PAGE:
Advice from Veteran Instructors
No matter what your gym calls you—coach, trainer, instructor, group leader—you are a TEACHER. It takes far more than simply expertise in health and fitness to effectively manage all of the different personalities and preferences of your class participants. And as with any learning environment, there are disruptions, too. Talking in class. Late arrivals. Failure to follow instructions. Sheesh. It sounds like high school!
Clubs are customer service-based businesses, and the guest is always right. . . to a point. So how do you tactfully call out a participant who is compromising safety or creating a poor experience for other students? Several veteran instructors offer their advice.
Problem: Chatty Cathy and her friend Gossip Gal are having an ongoing conversation while you are trying to cue body alignment. You can tell that other students are distracted and annoyed by the competing conversation. You try to catch their eye, but they are completely oblivious. What do you do next?
Possible Solutions: Vicki, an instructor in Bethesda, Maryland, points out that many people join clubs for the social aspect. It is helpful to have camaraderie and support while working out, but there needs to be balance. She recommends making a lighthearted comment like “Am I going to have to break you two up?” That usually makes the class laugh and the talkers stop.
Ramping up your non-verbal communication is another possibility. While simply making eye contact with the talkers often successfully halts a secondary conversation, you may need to take it a step further—literally. If your class format permits, move closer to the talkers as you continue to instruct the class. Once you reach a certain proximity, the talkers will take notice. Give them a friendly nod and smile. They will get the message!
If talking persists, you may need to adopt a more serious tone. Vicki offers a diplomatic suggestion for framing the problem from your perspective rather than casting blame: “Sometimes I just say, ‘I’m sorry. I can’t concentrate on what I’m trying to teach the class while you are talking.’” If the conversation is urgent, she requests that the talkers step out of the room to continue.
Problem: Tardy Tim comes in after class has begun. Do you say anything to him?
Possible Solutions: Instructors vary on their approach to this one, depending on the type of class and the individual involved. If the latecomer is a “regular” and his or her arrival is not disruptive, most will turn the other cheek. Suzanne, an instructor in Charlottesville, Virginia, remarks, “There is nothing like public humiliation to set the tone for an hour-long class. Also, if that person is new, you want them to come back. What if they had a bad morning just trying to get to the gym with their kids? Making their gym experience stressful is counter-productive.” Vicki agrees. “In most cases they have been held up in traffic, at work or with a kid-related issue. More than anything, they need that class they tried so desperately to get to on time!”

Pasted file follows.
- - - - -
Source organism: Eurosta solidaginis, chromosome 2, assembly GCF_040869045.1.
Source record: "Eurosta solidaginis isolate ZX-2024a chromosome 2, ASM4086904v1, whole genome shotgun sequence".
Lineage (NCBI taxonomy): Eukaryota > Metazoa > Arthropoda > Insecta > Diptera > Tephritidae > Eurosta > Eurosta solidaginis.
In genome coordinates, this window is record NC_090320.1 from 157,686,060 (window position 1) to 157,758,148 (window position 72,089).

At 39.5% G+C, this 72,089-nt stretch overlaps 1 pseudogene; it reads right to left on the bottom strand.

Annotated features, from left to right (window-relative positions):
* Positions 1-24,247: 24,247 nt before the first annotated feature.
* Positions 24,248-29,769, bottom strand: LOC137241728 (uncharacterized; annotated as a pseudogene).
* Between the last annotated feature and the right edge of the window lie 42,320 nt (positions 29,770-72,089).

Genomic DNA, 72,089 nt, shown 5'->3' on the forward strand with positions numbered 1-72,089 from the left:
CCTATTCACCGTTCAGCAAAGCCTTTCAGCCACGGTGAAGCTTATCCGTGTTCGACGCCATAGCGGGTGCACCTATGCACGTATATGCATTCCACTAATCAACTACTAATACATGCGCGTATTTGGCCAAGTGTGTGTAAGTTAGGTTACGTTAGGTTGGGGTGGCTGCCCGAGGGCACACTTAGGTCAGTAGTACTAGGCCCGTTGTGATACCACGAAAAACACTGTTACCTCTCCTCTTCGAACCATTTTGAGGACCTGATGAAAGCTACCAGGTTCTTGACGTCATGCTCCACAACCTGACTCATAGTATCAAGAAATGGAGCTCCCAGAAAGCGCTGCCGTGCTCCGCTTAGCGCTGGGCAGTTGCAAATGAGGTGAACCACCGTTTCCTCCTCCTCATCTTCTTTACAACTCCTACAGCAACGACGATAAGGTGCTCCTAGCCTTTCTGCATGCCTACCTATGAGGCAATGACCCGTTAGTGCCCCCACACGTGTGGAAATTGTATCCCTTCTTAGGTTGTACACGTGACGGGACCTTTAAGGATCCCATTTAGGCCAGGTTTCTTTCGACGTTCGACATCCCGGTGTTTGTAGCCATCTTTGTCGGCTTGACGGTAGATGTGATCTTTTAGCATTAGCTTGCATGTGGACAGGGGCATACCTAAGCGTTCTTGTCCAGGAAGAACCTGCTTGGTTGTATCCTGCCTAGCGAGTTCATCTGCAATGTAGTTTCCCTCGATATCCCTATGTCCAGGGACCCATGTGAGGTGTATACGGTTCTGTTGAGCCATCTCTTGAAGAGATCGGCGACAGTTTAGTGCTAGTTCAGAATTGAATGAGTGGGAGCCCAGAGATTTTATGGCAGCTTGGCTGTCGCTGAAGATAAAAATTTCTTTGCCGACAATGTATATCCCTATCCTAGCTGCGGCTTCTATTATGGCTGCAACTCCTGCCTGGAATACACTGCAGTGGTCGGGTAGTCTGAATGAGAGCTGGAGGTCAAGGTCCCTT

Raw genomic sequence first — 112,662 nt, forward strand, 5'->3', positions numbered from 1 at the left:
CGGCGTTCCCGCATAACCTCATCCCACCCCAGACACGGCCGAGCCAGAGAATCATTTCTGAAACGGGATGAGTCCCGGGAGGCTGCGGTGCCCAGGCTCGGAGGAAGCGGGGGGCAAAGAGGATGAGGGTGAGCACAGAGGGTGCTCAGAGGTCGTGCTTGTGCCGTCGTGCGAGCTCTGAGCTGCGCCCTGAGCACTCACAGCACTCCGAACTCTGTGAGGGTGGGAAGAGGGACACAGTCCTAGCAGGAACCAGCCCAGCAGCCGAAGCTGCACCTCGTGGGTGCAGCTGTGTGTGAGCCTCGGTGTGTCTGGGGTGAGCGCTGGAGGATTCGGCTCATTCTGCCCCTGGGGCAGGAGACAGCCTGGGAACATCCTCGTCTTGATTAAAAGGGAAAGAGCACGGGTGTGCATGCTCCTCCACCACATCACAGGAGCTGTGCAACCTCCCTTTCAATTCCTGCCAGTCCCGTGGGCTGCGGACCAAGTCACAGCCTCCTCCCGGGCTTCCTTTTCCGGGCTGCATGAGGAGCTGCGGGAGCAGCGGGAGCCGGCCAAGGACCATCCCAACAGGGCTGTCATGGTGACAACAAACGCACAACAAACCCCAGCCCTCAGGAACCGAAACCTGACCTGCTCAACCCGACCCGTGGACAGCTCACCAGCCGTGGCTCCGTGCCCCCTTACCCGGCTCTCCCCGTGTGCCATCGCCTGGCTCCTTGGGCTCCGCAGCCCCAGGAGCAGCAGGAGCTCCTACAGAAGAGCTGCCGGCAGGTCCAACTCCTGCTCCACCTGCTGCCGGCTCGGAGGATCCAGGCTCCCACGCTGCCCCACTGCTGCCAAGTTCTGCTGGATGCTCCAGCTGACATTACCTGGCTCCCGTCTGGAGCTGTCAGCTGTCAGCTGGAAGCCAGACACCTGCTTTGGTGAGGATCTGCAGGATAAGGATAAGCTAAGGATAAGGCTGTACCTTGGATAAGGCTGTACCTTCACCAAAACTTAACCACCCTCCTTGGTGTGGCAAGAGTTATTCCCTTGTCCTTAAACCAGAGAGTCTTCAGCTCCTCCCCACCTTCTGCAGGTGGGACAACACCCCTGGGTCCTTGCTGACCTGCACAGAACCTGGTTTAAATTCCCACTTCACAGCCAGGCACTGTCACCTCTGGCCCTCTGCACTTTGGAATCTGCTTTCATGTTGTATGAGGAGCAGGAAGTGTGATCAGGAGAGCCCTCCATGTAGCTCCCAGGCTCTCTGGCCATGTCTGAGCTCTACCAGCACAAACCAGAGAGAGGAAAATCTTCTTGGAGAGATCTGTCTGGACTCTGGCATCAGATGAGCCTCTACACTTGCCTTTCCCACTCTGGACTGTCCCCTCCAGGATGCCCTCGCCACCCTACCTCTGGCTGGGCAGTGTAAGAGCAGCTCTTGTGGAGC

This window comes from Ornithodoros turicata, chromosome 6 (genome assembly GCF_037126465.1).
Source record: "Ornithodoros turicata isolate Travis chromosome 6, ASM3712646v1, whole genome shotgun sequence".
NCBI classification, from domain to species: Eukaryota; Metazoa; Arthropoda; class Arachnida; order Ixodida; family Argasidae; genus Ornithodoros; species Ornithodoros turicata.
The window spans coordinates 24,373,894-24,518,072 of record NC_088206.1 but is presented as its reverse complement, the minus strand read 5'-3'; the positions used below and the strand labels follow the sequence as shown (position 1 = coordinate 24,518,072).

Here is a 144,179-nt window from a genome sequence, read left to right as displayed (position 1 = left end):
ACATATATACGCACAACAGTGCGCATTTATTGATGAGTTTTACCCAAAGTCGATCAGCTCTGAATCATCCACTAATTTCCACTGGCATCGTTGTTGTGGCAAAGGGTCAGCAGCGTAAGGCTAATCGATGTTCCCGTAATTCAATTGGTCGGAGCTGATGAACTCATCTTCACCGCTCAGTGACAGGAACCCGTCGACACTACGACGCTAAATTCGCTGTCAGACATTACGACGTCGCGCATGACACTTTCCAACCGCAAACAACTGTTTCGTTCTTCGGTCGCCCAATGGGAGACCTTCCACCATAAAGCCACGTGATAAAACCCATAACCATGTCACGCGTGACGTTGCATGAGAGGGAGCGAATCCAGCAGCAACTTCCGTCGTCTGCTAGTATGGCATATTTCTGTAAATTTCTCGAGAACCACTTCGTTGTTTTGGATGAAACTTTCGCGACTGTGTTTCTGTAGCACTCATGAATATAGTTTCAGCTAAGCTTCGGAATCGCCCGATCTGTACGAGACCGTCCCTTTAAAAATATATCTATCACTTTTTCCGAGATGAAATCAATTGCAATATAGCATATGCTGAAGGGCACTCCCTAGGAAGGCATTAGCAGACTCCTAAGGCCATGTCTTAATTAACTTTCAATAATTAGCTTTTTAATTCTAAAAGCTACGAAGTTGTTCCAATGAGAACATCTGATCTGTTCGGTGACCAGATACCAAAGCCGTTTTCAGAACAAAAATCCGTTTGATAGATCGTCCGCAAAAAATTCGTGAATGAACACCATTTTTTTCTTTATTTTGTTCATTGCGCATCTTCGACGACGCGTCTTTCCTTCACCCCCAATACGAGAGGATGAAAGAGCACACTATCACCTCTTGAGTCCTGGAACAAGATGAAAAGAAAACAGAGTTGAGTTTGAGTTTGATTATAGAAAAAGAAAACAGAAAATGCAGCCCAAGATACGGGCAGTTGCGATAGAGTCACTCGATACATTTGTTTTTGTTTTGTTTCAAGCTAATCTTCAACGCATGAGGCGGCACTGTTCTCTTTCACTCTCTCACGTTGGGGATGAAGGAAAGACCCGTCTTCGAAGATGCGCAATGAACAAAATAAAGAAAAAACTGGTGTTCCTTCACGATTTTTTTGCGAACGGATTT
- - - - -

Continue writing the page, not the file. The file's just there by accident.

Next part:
B.J., another instructor from Charlottesville, mentions that at a certain point, however, safety becomes a concern. She jokes with late students about having warmed up as they raced to the gym but asks that they avoid jumping in at full speed. She tells them, “I want to make sure it is safe for you to participate. Spend a little time warming up and take it easy to start with.”
Sometimes it may be necessary to turn someone away from class. Many gyms have signs posted that remind participants not to enter more than 10 minutes after class has begun. The worst-case scenario cited by instructors is a new student who tries to join class 15 or 20 minutes into instruction. The student may have watched through the windows for a while, trying to build up the courage to walk in the door, but he or she has missed the warm up and valuable instruction. “This is a toughie,” says Vicki. “You don’t want to turn someone off, but you also don’t want someone to hurt themselves.” Most instructors agree that they would try to accommodate the student as long as it was safe and did not negatively affect the other students’ class experience.
Stay tuned for the next blog entry: Dealing with Class Disruptions, Part II. Read strategies for helping Old-school Oscar benefit from new exercise research and keeping Ambitious Alice from taking on too much in your class.